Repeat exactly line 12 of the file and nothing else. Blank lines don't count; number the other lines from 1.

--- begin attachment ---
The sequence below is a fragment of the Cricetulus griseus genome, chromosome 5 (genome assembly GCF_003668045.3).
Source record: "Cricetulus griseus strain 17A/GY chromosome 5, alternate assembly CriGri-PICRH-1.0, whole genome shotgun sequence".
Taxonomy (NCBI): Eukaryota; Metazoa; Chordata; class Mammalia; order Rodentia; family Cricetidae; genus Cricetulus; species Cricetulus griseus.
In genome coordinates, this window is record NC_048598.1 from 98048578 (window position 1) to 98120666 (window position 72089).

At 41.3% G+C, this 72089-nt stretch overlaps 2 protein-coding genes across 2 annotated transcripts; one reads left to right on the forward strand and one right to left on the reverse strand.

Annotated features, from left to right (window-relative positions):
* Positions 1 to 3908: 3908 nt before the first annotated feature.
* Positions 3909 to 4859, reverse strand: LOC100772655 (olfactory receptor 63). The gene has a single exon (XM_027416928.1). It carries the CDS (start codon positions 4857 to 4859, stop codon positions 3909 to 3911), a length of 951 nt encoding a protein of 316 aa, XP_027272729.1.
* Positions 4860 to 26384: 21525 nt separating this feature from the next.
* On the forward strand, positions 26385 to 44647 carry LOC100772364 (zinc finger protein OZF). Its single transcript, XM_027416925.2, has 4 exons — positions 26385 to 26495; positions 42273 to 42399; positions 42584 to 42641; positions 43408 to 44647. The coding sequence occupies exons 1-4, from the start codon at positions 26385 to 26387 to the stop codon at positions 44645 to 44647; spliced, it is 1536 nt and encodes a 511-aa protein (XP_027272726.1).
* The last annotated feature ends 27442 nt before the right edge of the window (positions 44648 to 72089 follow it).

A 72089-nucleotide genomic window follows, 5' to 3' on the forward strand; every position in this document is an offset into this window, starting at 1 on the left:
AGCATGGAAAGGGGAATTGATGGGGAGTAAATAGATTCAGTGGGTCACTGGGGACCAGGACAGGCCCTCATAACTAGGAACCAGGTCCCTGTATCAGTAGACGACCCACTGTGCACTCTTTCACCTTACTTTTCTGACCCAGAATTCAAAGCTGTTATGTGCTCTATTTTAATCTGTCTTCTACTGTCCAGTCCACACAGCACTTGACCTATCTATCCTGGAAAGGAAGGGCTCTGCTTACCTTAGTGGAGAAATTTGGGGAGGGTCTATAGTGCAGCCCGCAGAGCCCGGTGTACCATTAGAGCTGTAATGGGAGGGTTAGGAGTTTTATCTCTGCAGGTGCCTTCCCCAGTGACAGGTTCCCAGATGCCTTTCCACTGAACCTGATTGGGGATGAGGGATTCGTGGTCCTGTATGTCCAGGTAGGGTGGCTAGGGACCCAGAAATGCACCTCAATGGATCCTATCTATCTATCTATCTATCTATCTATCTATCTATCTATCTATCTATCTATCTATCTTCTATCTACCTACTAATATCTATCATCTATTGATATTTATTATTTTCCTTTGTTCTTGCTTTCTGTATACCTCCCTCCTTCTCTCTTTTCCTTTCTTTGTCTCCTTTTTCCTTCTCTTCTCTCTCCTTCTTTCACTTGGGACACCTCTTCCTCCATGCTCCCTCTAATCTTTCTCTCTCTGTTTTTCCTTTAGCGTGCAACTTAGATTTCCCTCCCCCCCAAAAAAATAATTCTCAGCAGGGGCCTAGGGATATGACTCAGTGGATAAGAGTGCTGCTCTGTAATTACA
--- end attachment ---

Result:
A 72089-nucleotide genomic window follows, 5' to 3' on the forward strand; every position in this document is an offset into this window, starting at 1 on the left: